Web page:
Impact of defoliation on corn forage quality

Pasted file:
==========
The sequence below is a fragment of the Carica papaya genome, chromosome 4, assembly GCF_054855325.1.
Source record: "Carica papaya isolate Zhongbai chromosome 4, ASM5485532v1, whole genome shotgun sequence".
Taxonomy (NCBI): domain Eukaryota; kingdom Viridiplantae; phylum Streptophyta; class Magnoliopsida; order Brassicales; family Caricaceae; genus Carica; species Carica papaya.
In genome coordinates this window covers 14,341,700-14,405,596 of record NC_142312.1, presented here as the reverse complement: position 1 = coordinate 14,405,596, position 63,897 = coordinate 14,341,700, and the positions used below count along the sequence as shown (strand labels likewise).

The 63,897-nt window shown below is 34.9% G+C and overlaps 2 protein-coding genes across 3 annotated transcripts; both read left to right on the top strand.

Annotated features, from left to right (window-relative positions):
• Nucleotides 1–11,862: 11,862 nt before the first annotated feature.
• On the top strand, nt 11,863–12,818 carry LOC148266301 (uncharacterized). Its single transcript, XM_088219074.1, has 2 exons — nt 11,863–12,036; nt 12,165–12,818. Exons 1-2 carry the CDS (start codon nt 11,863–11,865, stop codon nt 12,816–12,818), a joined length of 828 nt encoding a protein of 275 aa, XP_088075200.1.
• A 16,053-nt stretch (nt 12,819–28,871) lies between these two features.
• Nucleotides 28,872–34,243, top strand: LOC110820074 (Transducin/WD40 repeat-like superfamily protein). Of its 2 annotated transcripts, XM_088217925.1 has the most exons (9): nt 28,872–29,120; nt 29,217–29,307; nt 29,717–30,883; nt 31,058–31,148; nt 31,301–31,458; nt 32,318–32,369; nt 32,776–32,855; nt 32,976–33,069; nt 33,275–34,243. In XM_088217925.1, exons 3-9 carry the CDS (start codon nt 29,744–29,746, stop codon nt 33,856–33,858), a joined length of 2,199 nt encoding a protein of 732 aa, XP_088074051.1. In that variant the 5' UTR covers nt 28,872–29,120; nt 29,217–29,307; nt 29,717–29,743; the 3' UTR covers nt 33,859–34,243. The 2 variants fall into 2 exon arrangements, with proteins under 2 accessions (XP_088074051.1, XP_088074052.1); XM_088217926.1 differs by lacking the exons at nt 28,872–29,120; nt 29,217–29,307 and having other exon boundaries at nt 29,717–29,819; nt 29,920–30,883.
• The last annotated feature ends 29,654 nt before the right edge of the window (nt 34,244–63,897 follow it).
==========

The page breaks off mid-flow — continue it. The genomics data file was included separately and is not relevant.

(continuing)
Hail damage can be a serious problem on corn (Zea mays L.) grown for silage. The value of corn grown for silage is a function of both the yield and quality of the forage produced. An improved understanding of the effects of defoliation on forage quality would improve the ability of agronomists, farmers, and crop insurance adjusters to assess the economic impact of hail damage to corn harvested for forage. The objective of this study was to evaluate the effects of defoliation on the forage quality corn grown for silage production. Experiments were conducted during 2000, 2001, and 2002 at Arlington and Marshfield, WI, and State College, PA. Corn quality measures responded similarly to defoliation treatments across most environments. Increasing defoliation either did not affect quality, especially at V7 and V10 stages, or lowered quality, especially at the R1 and R4 stages of development. The largest differences in neutral detergent fiber (NDF), acid detergent fiber (ADF), and in vitro true digestibility occurred at R1 and R4. Starch content was most affected when defoliation occurred at R1. The response of NDF digestibility was inconsistent across environments. These changes in forage quality resulted in decreases in Milk Mg–1 and Milk ha–1 with increasing defoliation in most environments. Predictive models for estimating forage quality and yield losses can be used to improve estimates of the impact of defoliation caused by hail on corn grown for silage.